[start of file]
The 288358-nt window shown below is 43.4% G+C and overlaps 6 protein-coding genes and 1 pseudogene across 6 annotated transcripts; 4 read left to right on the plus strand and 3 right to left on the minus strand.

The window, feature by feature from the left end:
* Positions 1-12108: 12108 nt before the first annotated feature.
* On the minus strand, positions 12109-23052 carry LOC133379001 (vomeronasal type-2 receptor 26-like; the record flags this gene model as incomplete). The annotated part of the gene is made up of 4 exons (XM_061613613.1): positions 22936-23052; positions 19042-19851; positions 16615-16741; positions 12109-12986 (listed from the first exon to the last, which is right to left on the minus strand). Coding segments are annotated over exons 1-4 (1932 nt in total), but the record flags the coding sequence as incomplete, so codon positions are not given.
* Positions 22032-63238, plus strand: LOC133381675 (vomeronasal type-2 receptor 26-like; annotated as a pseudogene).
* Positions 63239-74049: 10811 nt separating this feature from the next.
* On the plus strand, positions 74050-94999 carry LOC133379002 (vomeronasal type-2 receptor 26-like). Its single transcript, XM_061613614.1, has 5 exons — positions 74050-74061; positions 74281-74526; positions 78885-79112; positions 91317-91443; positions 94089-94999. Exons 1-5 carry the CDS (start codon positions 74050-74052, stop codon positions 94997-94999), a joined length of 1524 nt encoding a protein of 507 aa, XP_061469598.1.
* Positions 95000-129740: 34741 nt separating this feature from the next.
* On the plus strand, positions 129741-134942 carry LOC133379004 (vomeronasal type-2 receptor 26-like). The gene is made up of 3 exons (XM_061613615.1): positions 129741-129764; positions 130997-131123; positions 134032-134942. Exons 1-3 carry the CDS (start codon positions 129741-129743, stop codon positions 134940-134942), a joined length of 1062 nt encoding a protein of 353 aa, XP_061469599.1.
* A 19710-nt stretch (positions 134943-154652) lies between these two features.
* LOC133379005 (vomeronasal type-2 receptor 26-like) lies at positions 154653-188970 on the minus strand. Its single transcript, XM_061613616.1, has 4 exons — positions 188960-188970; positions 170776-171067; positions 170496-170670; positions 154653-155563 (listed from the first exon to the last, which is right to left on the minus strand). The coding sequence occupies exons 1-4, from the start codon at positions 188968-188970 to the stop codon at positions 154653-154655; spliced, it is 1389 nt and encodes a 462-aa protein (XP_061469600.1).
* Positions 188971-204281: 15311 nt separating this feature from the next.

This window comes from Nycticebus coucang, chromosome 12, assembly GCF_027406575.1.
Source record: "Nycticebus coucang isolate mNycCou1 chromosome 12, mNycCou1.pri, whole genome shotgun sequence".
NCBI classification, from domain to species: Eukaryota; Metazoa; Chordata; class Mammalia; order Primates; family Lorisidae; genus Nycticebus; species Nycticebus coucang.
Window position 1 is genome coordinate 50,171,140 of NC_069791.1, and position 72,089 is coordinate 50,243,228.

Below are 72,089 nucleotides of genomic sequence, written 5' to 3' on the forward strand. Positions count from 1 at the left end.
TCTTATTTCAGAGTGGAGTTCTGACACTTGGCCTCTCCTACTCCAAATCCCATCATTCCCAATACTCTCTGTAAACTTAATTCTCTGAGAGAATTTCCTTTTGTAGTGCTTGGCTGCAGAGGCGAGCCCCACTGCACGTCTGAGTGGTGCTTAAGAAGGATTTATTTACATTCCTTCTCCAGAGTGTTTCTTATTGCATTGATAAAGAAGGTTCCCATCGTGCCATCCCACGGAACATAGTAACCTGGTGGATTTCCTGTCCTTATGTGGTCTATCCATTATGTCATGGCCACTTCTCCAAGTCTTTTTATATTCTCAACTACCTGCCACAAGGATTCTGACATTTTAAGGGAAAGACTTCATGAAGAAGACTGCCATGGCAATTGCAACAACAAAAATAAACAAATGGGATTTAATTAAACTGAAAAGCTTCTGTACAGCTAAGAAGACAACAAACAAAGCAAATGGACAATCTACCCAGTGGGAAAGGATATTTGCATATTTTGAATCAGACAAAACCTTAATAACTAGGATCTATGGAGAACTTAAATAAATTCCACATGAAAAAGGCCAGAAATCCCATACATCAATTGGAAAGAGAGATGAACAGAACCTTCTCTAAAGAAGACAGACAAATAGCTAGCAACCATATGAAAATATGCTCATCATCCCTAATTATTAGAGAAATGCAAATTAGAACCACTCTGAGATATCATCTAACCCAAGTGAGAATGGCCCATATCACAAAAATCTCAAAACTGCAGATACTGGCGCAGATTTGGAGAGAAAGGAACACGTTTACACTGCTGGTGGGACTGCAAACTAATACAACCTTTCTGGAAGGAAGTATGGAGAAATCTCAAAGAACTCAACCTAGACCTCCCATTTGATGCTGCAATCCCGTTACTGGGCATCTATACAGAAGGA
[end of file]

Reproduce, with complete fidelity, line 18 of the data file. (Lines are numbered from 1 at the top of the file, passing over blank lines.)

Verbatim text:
TCTTATTTCAGAGTGGAGTTCTGACACTTGGCCTCTCCTACTCCAAATCCCATCATTCCCAATACTCTCTGTAAACTTAATTCTCTGAGAGAATTTCCTTTTGTAGTGCTTGGCTGCAGAGGCGAGCCCCACTGCACGTCTGAGTGGTGCTTAAGAAGGATTTATTTACATTCCTTCTCCAGAGTGTTTCTTATTGCATTGATAAAGAAGGTTCCCATCGTGCCATCCCACGGAACATAGTAACCTGGTGGATTTCCTGTCCTTATGTGGTCTATCCATTATGTCATGGCCACTTCTCCAAGTCTTTTTATATTCTCAACTACCTGCCACAAGGATTCTGACATTTTAAGGGAAAGACTTCATGAAGAAGACTGCCATGGCAATTGCAACAACAAAAATAAACAAATGGGATTTAATTAAACTGAAAAGCTTCTGTACAGCTAAGAAGACAACAAACAAAGCAAATGGACAATCTACCCAGTGGGAAAGGATATTTGCATATTTTGAATCAGACAAAACCTTAATAACTAGGATCTATGGAGAACTTAAATAAATTCCACATGAAAAAGGCCAGAAATCCCATACATCAATTGGAAAGAGAGATGAACAGAACCTTCTCTAAAGAAGACAGACAAATAGCTAGCAACCATATGAAAATATGCTCATCATCCCTAATTATTAGAGAAATGCAAATTAGAACCACTCTGAGATATCATCTAACCCAAGTGAGAATGGCCCATATCACAAAAATCTCAAAACTGCAGATACTGGCGCAGATTTGGAGAGAAAGGAACACGTTTACACTGCTGGTGGGACTGCAAACTAATACAACCTTTCTGGAAGGAAGTATGGAGAAATCTCAAAGAACTCAACCTAGACCTCCCATTTGATGCTGCAATCCCGTTACTGGGCATCTATACAGAAGGA